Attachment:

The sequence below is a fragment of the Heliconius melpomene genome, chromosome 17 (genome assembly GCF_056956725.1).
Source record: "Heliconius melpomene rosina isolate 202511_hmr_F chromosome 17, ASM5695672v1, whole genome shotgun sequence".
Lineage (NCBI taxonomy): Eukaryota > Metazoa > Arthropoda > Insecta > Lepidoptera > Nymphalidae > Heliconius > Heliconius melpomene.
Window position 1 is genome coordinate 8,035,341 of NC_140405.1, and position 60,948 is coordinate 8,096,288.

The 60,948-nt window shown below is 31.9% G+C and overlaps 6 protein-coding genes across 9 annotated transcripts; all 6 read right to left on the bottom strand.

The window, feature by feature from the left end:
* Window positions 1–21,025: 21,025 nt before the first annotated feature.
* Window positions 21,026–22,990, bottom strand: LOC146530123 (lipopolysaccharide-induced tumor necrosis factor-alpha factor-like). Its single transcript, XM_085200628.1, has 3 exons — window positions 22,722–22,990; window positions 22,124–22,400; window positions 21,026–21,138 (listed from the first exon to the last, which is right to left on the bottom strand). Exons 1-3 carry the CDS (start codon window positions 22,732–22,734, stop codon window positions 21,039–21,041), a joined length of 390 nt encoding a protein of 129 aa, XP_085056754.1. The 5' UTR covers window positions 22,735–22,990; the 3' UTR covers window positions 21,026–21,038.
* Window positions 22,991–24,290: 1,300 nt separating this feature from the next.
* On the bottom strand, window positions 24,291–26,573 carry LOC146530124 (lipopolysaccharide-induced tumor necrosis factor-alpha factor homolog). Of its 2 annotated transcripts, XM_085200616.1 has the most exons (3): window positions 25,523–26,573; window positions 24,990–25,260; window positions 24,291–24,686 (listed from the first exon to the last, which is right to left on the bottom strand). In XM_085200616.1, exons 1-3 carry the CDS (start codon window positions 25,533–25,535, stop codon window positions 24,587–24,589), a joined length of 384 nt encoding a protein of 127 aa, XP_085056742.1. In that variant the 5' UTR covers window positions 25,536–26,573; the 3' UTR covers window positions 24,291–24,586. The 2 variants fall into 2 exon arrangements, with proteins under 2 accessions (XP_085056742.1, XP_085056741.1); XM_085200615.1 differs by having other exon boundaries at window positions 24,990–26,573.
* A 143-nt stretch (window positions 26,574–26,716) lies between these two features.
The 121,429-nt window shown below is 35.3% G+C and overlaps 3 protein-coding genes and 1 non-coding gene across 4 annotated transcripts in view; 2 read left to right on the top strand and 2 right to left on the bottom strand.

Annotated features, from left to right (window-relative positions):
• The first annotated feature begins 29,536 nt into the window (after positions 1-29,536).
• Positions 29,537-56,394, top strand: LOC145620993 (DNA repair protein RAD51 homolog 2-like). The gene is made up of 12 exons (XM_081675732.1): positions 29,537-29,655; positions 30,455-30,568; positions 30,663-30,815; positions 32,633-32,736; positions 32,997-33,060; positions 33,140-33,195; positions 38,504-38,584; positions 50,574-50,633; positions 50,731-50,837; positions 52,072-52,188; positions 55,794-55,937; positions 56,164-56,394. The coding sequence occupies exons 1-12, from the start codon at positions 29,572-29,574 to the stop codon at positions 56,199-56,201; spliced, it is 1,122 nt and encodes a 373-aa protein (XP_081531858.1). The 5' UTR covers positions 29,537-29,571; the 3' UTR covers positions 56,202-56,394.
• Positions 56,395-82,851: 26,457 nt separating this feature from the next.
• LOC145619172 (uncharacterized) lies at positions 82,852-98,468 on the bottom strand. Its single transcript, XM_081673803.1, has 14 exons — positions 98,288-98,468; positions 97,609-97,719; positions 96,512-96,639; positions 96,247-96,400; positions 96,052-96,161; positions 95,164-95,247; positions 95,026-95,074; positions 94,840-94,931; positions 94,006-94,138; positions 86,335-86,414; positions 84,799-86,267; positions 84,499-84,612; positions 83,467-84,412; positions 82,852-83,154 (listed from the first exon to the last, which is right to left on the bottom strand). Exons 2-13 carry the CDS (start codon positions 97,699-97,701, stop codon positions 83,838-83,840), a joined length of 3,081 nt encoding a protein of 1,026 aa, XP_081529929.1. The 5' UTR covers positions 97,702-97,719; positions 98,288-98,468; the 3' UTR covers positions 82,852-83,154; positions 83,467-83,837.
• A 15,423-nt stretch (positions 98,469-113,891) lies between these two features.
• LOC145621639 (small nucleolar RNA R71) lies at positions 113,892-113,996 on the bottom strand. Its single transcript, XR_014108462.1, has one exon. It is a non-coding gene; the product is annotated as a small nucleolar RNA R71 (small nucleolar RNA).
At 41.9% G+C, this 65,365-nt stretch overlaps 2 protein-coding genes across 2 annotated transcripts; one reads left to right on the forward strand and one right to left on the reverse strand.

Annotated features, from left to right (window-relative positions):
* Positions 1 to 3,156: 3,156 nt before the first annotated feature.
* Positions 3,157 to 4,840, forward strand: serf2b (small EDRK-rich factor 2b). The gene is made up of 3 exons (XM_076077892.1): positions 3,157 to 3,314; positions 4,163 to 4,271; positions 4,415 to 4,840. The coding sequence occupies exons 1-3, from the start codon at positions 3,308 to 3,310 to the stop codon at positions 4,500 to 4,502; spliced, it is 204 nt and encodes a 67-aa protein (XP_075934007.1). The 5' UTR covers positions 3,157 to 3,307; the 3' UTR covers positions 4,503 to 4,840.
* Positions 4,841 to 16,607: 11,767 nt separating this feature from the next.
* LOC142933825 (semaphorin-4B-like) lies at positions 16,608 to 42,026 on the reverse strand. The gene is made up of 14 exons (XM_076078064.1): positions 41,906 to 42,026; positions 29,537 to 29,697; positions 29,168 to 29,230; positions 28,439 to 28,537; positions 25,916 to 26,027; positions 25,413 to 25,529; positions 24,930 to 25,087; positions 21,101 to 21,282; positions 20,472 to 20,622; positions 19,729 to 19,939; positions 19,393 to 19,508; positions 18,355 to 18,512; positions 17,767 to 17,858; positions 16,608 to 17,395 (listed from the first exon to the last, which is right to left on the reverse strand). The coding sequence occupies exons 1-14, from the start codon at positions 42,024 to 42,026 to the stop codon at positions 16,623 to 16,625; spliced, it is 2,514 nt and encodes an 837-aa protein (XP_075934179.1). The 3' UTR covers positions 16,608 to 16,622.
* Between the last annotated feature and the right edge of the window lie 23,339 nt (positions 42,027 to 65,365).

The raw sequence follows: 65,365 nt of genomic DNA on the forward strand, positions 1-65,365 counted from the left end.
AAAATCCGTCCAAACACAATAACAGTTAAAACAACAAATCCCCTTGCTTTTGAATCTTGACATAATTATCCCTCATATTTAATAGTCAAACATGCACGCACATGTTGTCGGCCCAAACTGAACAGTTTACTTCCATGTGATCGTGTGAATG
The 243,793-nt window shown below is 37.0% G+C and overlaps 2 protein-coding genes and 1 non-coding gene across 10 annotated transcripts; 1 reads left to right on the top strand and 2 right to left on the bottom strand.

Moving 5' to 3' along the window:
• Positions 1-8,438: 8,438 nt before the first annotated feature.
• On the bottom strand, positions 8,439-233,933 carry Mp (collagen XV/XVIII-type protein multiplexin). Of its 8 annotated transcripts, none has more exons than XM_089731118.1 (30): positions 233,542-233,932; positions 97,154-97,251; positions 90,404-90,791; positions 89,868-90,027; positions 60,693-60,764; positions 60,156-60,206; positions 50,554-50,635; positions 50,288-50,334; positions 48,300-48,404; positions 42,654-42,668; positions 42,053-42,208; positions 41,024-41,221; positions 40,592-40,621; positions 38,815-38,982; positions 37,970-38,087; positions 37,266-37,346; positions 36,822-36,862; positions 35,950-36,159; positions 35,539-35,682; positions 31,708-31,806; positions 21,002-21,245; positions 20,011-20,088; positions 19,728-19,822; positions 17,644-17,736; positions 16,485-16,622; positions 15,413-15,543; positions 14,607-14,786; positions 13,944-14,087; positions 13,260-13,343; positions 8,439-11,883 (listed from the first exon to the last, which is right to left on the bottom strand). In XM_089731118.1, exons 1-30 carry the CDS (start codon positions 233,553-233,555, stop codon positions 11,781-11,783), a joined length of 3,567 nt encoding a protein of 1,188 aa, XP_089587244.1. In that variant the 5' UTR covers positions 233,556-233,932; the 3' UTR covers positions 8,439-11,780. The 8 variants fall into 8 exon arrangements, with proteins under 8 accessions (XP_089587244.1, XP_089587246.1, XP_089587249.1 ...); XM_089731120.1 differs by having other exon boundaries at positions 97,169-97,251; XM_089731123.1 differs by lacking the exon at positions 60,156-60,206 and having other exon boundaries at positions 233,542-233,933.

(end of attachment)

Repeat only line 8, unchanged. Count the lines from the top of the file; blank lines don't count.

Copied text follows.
* Window positions 21,026–22,990, bottom strand: LOC146530123 (lipopolysaccharide-induced tumor necrosis factor-alpha factor-like). Its single transcript, XM_085200628.1, has 3 exons — window positions 22,722–22,990; window positions 22,124–22,400; window positions 21,026–21,138 (listed from the first exon to the last, which is right to left on the bottom strand). Exons 1-3 carry the CDS (start codon window positions 22,732–22,734, stop codon window positions 21,039–21,041), a joined length of 390 nt encoding a protein of 129 aa, XP_085056754.1. The 5' UTR covers window positions 22,735–22,990; the 3' UTR covers window positions 21,026–21,038.